08-05-2004 8:06 PM


Re: Do non-living systems
Nope. Because that is what always happens. In living creatures mutations lead to new and unique results. It is entirely predictable while the random mutations that happen in living things are unpredictable.


Aslan is not a Tame Lion
This message is a reply to:
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sidelined 
Inactive Suspended Member


Message 57 of 132 (130853)
08-05-2004 8:41 PM
Reply to: Message 56 by jar
08-05-2004 8:09 PM


Re: Do non-living systems
jar

It is entirely predictable while the random mutations that happen in living things are unpredictable

No can you predict where the rust will first form on two identical pieces of iron? Probaly no more so than we can predict where a mutation will occur.

Mutations lead to new results but not necessarily unique ones.Eyes have evolved several times throughout evolutionary history so this is not necessarily so.Enzymes are subject to mutation {http://www.che.utexas.edu/georgiou/Research/Enzyme_Evolution.htm} are they alive?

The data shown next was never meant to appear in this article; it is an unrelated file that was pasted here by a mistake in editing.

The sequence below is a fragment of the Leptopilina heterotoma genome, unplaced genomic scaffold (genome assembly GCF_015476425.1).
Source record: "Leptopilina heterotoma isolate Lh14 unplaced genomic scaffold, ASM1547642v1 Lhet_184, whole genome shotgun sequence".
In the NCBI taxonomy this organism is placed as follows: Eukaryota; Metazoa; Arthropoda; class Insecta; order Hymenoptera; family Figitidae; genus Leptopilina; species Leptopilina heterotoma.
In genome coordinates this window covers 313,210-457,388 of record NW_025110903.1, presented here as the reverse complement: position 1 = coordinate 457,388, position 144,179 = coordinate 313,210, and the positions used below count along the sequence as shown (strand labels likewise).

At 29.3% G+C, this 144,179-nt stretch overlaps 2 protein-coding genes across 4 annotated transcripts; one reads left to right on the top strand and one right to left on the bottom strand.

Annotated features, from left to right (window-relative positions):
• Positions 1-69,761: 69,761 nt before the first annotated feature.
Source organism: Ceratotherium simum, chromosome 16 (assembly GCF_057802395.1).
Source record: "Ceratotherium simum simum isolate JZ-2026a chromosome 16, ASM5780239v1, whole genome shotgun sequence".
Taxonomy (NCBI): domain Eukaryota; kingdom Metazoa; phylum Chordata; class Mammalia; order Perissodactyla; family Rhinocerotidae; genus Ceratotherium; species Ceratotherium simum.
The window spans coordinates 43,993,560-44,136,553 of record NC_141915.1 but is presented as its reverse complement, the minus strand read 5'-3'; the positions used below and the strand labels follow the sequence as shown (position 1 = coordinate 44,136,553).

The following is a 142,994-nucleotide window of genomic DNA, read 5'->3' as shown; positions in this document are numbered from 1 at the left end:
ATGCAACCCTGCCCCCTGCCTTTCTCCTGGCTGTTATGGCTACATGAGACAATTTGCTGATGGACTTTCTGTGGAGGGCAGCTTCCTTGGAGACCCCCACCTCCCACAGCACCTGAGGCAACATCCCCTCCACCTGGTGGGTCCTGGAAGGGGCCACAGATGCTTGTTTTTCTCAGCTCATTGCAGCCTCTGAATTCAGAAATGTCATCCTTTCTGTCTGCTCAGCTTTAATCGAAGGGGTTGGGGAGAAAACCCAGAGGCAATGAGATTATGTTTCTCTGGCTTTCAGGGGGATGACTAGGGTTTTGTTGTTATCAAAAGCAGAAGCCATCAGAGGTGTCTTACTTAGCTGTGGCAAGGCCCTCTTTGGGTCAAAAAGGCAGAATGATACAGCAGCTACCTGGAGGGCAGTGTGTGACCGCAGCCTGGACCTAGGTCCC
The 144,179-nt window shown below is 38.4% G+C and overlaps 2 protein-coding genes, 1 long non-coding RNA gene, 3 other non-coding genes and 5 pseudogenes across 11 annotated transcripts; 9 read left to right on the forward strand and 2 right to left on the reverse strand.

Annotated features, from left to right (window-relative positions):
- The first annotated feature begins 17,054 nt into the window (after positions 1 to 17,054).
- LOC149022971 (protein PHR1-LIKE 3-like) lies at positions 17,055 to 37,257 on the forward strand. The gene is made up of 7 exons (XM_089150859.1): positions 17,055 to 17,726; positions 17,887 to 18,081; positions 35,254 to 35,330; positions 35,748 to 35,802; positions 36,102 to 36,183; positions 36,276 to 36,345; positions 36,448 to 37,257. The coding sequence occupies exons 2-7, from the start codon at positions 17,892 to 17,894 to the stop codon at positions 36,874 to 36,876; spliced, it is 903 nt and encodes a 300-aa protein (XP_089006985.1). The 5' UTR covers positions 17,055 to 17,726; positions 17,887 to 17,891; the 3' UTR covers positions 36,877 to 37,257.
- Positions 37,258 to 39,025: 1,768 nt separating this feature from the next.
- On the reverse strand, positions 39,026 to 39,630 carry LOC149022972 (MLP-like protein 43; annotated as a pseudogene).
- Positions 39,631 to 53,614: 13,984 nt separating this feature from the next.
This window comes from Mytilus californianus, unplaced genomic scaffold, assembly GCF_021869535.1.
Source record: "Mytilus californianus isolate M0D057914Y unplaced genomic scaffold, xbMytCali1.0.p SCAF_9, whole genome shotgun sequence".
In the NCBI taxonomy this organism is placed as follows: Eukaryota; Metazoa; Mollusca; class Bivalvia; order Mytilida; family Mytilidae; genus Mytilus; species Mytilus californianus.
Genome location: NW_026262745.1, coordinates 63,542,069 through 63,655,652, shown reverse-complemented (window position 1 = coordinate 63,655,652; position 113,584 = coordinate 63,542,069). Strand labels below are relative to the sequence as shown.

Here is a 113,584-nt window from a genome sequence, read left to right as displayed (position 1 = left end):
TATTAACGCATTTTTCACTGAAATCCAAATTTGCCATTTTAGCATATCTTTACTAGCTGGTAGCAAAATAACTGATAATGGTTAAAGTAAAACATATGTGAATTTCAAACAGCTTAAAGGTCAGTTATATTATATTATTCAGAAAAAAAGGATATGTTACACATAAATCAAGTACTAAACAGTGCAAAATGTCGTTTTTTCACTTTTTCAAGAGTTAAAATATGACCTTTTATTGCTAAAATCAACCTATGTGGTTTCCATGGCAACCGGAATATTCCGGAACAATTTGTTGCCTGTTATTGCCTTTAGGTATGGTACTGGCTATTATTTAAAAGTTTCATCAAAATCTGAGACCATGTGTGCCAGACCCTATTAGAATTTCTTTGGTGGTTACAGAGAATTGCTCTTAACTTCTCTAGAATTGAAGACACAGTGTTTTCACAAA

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 Message 56 by jar, posted 08-05-2004 8:09 PM jar has responded

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jar
Member
Posts: 29441
From: Texas!!
Joined: 04-20-2004
Member Rating: 2.3


Message 58 of 132 (130855)
08-05-2004 8:44 PM
Reply to: Message 57 by sidelined
08-05-2004 8:41 PM


Re: Do non-living systems
It's not an issue of predicting where the mutation will occur. But you can predict the end, rust.

With mutations you have no idea of what the end product will be.


Aslan is not a Tame Lion
This message is a reply to: